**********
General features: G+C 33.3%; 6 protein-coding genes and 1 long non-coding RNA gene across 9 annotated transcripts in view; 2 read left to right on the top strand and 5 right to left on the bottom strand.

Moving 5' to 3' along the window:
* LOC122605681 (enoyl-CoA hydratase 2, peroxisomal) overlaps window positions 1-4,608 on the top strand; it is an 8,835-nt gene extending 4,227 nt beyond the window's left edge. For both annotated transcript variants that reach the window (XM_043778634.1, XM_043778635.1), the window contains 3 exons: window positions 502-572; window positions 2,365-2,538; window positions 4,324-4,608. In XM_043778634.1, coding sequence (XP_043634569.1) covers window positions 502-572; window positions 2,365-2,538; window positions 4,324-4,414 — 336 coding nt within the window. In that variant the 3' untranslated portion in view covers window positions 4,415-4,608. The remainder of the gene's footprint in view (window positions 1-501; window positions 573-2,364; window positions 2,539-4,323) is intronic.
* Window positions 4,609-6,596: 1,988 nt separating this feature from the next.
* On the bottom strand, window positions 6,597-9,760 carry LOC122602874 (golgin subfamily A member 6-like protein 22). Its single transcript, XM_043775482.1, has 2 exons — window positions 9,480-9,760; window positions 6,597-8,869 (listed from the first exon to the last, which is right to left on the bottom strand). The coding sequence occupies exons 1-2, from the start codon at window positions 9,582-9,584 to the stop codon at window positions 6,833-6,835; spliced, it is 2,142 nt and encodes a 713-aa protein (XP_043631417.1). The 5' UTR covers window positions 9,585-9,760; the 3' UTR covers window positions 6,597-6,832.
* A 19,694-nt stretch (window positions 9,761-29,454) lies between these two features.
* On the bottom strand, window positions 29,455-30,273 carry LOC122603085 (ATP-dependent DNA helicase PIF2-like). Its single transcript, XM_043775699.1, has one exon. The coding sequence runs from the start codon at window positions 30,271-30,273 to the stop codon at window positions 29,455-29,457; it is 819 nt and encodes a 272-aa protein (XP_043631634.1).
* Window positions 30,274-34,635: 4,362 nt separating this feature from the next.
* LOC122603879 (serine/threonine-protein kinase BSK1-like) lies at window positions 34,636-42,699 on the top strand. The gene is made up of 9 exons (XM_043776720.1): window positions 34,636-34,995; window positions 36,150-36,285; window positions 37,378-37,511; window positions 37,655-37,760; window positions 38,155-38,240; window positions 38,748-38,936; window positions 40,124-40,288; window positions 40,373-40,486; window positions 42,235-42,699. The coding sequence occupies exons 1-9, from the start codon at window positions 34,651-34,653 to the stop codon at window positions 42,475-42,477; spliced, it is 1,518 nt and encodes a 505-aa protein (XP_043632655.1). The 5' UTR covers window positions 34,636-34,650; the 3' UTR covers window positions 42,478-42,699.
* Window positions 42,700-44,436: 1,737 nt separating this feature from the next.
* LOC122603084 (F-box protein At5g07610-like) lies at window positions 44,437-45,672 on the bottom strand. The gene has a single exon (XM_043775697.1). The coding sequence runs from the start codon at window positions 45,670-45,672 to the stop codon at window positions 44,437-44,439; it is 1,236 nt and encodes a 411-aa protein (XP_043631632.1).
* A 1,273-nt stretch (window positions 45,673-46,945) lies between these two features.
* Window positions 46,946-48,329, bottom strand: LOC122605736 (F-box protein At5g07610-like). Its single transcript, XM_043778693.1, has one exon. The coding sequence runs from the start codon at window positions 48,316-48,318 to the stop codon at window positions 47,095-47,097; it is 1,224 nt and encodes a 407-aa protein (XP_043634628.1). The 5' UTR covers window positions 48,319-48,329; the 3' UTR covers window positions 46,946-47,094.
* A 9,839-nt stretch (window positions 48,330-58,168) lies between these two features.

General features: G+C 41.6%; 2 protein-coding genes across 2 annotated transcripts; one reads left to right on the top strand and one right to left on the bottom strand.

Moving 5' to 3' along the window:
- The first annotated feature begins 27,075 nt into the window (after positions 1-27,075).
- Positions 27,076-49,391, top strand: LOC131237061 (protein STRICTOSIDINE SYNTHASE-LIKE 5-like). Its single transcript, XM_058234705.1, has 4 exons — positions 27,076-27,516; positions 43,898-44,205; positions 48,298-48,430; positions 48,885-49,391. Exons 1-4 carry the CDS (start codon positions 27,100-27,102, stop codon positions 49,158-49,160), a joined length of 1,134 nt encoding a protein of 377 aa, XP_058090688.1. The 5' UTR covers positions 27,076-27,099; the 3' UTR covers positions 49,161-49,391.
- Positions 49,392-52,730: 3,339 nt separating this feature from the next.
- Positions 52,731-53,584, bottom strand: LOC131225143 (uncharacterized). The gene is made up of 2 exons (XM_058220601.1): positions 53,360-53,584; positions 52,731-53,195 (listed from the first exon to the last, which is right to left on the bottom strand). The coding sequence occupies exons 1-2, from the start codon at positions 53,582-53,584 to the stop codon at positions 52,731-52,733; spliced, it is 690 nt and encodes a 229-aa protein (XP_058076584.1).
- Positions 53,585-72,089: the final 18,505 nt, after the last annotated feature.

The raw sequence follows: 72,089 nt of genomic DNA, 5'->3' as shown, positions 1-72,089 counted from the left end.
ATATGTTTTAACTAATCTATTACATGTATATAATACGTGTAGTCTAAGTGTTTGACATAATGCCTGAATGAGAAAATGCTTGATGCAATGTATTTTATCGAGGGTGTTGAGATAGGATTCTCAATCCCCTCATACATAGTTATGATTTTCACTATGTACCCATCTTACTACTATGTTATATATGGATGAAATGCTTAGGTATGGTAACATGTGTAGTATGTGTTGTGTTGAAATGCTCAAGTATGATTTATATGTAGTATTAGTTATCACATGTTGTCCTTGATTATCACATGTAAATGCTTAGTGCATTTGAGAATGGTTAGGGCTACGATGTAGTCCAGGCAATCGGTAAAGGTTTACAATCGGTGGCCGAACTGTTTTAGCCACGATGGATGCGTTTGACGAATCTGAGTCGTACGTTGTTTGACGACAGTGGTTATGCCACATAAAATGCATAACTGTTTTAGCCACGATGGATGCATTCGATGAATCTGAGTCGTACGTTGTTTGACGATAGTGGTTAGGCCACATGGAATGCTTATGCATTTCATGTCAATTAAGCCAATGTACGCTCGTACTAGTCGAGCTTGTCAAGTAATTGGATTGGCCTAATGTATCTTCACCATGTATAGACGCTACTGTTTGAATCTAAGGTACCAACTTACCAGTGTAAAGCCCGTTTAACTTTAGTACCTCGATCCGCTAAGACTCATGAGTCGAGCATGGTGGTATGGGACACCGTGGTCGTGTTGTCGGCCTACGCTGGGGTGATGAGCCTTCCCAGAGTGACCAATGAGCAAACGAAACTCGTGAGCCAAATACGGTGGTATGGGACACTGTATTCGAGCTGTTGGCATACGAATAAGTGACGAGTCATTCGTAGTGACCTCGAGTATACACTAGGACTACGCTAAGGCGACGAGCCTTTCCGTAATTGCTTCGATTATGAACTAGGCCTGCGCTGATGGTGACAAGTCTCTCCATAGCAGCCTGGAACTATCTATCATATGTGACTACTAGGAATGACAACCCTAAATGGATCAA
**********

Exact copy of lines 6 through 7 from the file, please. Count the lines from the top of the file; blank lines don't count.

* A 19,694-nt stretch (window positions 9,761-29,454) lies between these two features.
* On the bottom strand, window positions 29,455-30,273 carry LOC122603085 (ATP-dependent DNA helicase PIF2-like). Its single transcript, XM_043775699.1, has one exon. The coding sequence runs from the start codon at window positions 30,271-30,273 to the stop codon at window positions 29,455-29,457; it is 819 nt and encodes a 272-aa protein (XP_043631634.1).